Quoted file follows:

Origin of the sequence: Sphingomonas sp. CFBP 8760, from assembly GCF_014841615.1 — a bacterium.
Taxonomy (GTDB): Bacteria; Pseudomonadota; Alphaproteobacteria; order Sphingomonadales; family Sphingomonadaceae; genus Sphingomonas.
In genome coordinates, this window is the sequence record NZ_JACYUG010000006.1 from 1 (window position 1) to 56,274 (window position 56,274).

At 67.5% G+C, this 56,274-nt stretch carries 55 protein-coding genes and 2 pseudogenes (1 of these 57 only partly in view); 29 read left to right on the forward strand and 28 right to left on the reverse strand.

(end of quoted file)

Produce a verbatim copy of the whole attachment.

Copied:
Origin of the sequence: Sphingomonas sp. CFBP 8760, from assembly GCF_014841615.1 — a bacterium.
Taxonomy (GTDB): Bacteria; Pseudomonadota; Alphaproteobacteria; order Sphingomonadales; family Sphingomonadaceae; genus Sphingomonas.
In genome coordinates, this window is the sequence record NZ_JACYUG010000006.1 from 1 (window position 1) to 56,274 (window position 56,274).

At 67.5% G+C, this 56,274-nt stretch carries 55 protein-coding genes and 2 pseudogenes (1 of these 57 only partly in view); 29 read left to right on the forward strand and 28 right to left on the reverse strand.